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« on: December 11, 2004, 04:20:10 AM »

Christian Legal, Pro-Life Groups Come to Defense of PBA Ban

by Jody Brown and Bill Fancher
December 10, 2004

(AgapePress) - A coalition of Christian pro-life, pro-family organizations has gone to court in Missouri to express its support of the Congressional ban on the barbaric procedure known as partial-birth abortion. Attorneys for the group argue the procedure is never necessary to protect the life of the mother -- a stipulation that courts have used to prevent implementation of the Partial-Birth Abortion Act of 2003.

The groups involved in the legal action include several high-profile evangelical ministries in America -- Focus on the Family, the National Association of Evangelicals, the Southern Baptist Convention -- and activist-oriented organizations such as Concerned Women for America and Family Research Council. Also included are the Christian Medical and Dental Associations and the Alliance Defense Fund. All of them have a deep commitment to preserving the sanctity of life -- and that is why the Christian Legal Society's Center for Law & Religious Freedom (CLRF) filed a "friend of the court" brief on their behalf on December 8 before the Eighth U.S. Circuit Court of Appeals in St. Louis.

Since President Bush signed the partial-birth abortion ban into law in early November 2003, it has been held up in court by challenges from pro-abortion advocates. Almost before the ink was dry on the bill, those activists' challenges popped up in Nebraska, California, and New York. Critical to their arguments was the lack of an exemption taking into account the health of the mother. It is that element of the law that the pro-life coalition represented by the CLRF is bringing to the forefront in the ongoing litigation.

Steven Aden, chief litigation counsel for the CLRF, says the lower court in Nebraska, which falls under the jurisdiction of the Eighth Court of Appeals, erred when it concluded the U.S. Constitution requires that PABA contain an exception for the health of the mother. His firm points out that, to the contrary, in Planned Parenthood v. Casey, the U.S. Supreme Court stated that abortion may be banned "except where it is necessary in appropriate medical judgment, for the preservation of the life or health of the mother."

CLRF argues that the evidence presented to the Nebraska court did not support the conclusion that the procedure is ever necessary to preserve the expectant mother's life. Aden is blunt in his explanation.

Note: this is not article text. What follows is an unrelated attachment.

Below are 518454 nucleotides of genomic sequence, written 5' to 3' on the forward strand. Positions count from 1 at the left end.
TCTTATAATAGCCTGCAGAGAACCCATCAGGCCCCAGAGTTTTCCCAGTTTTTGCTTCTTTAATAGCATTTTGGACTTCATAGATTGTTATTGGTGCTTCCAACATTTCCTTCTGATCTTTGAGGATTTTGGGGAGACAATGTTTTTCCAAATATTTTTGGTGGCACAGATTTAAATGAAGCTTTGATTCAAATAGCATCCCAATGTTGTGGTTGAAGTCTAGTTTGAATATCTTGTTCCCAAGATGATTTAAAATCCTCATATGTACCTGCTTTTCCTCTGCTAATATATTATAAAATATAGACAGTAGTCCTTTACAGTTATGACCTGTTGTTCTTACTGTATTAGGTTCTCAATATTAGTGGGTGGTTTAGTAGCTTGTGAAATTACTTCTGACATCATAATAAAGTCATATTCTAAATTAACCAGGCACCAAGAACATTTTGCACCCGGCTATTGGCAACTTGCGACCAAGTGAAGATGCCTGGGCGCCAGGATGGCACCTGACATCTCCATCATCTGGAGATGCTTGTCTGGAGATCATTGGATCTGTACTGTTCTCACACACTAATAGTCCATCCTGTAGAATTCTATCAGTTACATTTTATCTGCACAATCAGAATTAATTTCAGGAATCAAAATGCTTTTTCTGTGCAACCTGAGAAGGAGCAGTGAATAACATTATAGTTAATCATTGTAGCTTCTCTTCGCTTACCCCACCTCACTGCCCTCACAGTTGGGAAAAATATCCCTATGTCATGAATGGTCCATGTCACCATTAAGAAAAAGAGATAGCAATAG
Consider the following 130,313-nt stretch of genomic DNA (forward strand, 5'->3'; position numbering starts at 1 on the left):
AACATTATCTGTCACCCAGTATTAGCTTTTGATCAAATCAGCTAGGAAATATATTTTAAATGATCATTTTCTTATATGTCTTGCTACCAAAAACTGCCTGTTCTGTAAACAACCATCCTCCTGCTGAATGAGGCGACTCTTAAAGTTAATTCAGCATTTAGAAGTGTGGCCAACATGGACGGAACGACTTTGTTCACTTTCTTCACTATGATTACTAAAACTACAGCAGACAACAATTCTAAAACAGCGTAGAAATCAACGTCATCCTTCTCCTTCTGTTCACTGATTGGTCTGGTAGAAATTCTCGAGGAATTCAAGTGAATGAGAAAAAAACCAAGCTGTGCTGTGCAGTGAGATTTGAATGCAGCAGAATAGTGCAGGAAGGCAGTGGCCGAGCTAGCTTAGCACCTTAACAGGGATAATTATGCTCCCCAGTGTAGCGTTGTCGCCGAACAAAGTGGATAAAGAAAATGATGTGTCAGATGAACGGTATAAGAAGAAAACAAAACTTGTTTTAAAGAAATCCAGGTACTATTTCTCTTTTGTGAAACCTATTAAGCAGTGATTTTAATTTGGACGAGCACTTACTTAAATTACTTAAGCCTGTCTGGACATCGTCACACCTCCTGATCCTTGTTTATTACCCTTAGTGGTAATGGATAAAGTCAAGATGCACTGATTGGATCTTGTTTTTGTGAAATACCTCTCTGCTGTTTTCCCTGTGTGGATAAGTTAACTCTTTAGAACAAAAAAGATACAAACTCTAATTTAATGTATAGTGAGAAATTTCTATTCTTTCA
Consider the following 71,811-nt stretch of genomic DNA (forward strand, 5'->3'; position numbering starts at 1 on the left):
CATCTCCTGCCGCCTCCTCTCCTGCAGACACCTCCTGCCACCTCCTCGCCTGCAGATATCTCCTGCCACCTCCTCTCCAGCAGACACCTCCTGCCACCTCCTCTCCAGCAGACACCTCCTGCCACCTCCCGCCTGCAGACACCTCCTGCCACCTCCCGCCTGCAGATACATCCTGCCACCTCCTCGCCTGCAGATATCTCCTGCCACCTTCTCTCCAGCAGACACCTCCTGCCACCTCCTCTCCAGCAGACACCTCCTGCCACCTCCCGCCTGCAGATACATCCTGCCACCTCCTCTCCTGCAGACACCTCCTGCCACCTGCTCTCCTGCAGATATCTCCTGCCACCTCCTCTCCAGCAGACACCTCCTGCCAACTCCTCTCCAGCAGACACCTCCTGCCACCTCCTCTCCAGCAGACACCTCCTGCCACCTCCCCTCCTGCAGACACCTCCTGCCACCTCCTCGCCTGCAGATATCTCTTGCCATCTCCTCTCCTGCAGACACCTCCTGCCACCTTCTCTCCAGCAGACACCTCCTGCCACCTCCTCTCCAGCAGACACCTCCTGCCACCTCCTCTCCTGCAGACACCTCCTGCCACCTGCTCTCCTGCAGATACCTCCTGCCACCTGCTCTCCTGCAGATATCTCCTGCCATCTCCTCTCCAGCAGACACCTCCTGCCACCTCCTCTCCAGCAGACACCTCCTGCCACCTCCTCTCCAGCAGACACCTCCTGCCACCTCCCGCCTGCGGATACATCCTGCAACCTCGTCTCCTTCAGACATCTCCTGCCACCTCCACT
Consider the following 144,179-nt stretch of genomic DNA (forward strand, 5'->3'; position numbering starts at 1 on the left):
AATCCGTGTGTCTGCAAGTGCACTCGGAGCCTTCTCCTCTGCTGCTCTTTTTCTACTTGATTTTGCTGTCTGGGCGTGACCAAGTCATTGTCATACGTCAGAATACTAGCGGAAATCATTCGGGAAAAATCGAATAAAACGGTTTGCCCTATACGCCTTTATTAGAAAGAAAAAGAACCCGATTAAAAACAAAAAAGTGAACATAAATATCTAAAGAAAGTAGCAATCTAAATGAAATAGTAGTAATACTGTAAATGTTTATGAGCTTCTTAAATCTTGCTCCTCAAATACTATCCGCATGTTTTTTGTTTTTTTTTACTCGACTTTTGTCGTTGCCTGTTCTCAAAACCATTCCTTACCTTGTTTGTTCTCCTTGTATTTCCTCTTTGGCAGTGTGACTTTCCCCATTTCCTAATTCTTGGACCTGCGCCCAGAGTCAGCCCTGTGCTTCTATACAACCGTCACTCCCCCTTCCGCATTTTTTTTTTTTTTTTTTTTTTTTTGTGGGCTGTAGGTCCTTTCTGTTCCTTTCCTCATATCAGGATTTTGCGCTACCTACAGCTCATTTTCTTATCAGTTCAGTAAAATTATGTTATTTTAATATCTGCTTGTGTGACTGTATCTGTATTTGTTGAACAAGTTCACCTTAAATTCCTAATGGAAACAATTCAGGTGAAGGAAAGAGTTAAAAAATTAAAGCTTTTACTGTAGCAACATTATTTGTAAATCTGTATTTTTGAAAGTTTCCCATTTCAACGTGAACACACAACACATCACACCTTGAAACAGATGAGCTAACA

"A bare description of this barbaric procedure puts the lie to the abortion lobby's argument that delivering a baby up to its head then crushing its skull could every be 'necessary' to preserve the mother's health," the attorney says. Aden also harks back to events leading up to the president's signature on the ban.

"Congress properly reflected the will of the majority of the American people when it determined to put a stop to the practice of slaughtering innocents who are inches from birth," he says.

The measure originated in the House of Representatives, where it passed in June 2003 on a 282-139 vote. It then proceeded to the Senate where, on October 21, it passed 64-34. It was presented to President Bush on October 28 and was signed on November 5.

Where is America Going?
Pro-lifers in America are hopeful efforts to ban partial-birth abortion entirely will not prove fruitless. Some are concerned that otherwise, the U.S. is going the way of the Netherlands where, says an American Christian doctor, the Dutch are quickly heading to the bottom of the slippery slope of legalized euthanasia. He fears America is not far behind.

Dr. Bob Orr of the Christian Medical and Dental Associations says he is concerned about the debate in the Netherlands on whether doctors should make the decision on whose lives should be legally terminated and when. He says it is alarming that more decision power is being given to physicians.

"In Western society, at least, in the last 30 years, we've said 'wait a minute -- patients really have a right to contribute to such decisions,'" he shares. "But I think this latest move is just an example of a throwback to the idea that the doctor really is in charge and the doctor really should decide when a patient's life should end."

Orr says when suicide became legal in the Netherlands, there were guidelines established. "[The patient] had to do it voluntarily; they had to be competent, they had to be suffering, and so on," he explains. "And over the last 20 years, we've seen just one expansion and one abuse after another."

Now the debate is over expanding those guidelines, he adds. "They've expanded them to include people with severe depression, people who are suffering but are not able to request it because they're too sick, [as well as] adolescents [and] infants," he says.

Dr. Orr says it is a tragic situation in the Netherlands -- and that the United States will be facing the same issue if more states like Oregon decide to legalize physician-assisted suicide.

http://news.christiansunite.com/Religion_News/religion01960.shtml

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